“Oh, sure, honey. I’m fine. Don’t worry about me.” He sighed. “When do you think you can get away?”

“I’ll find out as soon as we hang up. And I’ll get right back to you,” she promised.

“Thanks, Daph. I can’t wait to see you.”

They said good-bye, then she grabbed her purse and hurried up to her boss’s office, feeling she’d get better results if she asked in person. Hopefully Amelia wouldn’t have left for lunch yet. However, when she got up there, Daphne could tell by the darkened office that Amelia was already gone.

“Amelia left early for a lunch meeting,” her assistant told Daphne. “Want me to leave her a message for you?”

“No. I’ll come after lunch. When do you expect her back?”

Fiona shrugged. “Well, you know how those working lunches can drag on forever. I wouldn’t expect her until three or maybe even four.”

“Thanks. I’ll stop by later.” Daphne headed out to meet Beverly, calling her as she walked toward their favorite dining spot. She left a message saying she was running late. Then she called Dad and explained that her boss was out. “As soon as I know, I’ll call,” she assured him.

Fortunately, the rain had stopped and the clouds had cleared and the city, now scrubbed fresh and clean, should be shimmering in the sunshine. And yet, as Daphne hurried down the street, everything around her still felt dull and gray and dismal.



*Review to come! Stay tuned! :)

Monday, June 24, 2013

Way Back in the Gardenia Rows Review!!!

Way Back in the Gardenia Rows 
by Kay Wheeler Moore


Book Description:
What are the tangible moments in life in which God has been so real to you, you can almost hear His heart beating? When has He provided such an unlikely solution to a dilemma, the answer had to be His doing and as a result of no other source? Pulitzer Prize nominee Kay Moore, author of "Way Back in the Country" and "Way Back in the Country Garden", collections of family recipes and the stories behind them, now inspires readers to preserve God-moments in their own lives and to capture recipes of the foods that were served accompanying those life-changing times. Using illustrations from her own experiences, she contends that God shows up in quiet, everyday-life lessons as well as in miracles that may not be of the Damascus Road scale but nonetheless make a permanent imprint on the human heart. As with her other Way Back books, Kay's newest is packed with recipes for tantalizing foods, all of which are accompanied by small vignettes describing the context in which they were served and which illustrate the bond of food, family, and faith.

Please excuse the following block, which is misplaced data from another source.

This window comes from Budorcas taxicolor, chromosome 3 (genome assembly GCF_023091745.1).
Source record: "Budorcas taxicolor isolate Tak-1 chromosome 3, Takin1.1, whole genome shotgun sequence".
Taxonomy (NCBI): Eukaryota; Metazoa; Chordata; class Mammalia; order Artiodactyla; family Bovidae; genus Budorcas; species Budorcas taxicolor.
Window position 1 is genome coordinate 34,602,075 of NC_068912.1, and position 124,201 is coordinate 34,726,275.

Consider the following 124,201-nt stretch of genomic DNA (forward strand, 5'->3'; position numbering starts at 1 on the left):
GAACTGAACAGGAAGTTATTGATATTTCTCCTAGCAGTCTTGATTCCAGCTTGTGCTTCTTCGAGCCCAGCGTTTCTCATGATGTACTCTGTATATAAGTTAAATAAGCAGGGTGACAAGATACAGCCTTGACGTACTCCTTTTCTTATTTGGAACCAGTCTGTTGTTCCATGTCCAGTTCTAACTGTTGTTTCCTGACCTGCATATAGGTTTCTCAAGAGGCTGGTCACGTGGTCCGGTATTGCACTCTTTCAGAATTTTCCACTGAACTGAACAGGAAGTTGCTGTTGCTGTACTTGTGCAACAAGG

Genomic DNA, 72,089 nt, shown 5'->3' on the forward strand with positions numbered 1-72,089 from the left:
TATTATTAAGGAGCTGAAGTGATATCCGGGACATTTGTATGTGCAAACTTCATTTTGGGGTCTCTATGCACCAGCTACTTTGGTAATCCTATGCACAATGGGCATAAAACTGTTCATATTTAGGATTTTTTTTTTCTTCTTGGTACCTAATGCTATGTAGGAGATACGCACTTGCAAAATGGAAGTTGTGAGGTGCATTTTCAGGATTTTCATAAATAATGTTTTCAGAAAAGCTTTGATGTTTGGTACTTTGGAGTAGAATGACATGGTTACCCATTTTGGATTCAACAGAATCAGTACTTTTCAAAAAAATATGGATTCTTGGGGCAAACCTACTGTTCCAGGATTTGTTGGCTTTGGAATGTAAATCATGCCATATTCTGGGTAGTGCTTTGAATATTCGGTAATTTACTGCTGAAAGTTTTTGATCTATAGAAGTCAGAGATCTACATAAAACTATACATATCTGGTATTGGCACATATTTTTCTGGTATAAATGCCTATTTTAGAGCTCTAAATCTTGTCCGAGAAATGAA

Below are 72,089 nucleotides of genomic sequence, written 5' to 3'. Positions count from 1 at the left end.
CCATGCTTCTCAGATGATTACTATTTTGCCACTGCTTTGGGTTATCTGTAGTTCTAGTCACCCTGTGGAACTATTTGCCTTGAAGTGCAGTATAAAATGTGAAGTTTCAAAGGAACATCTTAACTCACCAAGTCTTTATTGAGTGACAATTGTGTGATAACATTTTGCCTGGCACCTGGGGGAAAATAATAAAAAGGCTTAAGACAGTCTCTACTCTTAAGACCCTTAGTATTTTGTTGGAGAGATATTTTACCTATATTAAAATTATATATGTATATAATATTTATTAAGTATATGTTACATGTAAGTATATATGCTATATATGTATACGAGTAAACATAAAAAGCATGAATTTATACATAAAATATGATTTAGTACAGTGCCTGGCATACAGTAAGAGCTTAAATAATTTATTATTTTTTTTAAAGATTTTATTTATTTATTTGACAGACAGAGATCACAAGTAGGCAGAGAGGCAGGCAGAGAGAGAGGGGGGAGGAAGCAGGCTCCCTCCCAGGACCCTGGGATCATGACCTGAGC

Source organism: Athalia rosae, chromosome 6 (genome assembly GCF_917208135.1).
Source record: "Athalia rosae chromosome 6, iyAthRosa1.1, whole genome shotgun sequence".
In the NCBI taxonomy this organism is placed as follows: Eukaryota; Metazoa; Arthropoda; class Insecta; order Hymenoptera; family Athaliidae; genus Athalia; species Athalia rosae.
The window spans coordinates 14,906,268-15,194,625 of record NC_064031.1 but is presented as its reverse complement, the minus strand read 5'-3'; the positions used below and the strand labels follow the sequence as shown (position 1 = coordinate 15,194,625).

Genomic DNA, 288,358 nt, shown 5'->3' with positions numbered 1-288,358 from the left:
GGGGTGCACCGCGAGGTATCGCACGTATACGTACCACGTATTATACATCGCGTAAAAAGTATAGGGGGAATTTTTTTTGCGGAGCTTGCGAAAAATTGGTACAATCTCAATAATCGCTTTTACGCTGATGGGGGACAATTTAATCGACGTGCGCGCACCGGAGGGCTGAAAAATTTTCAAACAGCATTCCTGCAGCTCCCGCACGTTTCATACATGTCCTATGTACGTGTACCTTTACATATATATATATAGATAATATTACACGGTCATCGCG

My Opinion:
I don't usually read these kinds of books (Non fiction of any kind really, if I do it's rarely), but after reading the sneak peek on amazon I was hooked! Kay writes in a way that is humorous and inviting, capturing, and intriguing! It is not what I expected it to be, and I usually don't like "history", (except for the Bible I found my high school history books not very intriguing) but I think now that if Kay had been the author I would have devoured history and actually enjoyed it!!! I have found some healing through this book. As I have experienced big and stressful changes in my life and family through the time I read Way Back... I was drawn deeper to my Faith and The One that can sustain me through it all. I LOVED the recipes (and to tell you the truth that is the first and main reason I got this book. My mom devours cook books like they are crime novels! :) I thought she would enjoy the recipes within, and I really enjoyed the first chapter in the sneak peek.) Little did I know what an awesome over all book this is! I commend Kay for being honest about her past mistakes and the faith shaking moments she has experienced! I love that she realizes how God has worked throughout her life even in the (what we as humans might consider) smallest of ways. Whether you are adopted or not, a new Christian or have been a Christ soldier for many years, whether you are able to see how God works for you, loves you, and takes care of you or if you are unsure this book is for you! An absolute, cannot be missed, MUST READ in my opinion! :)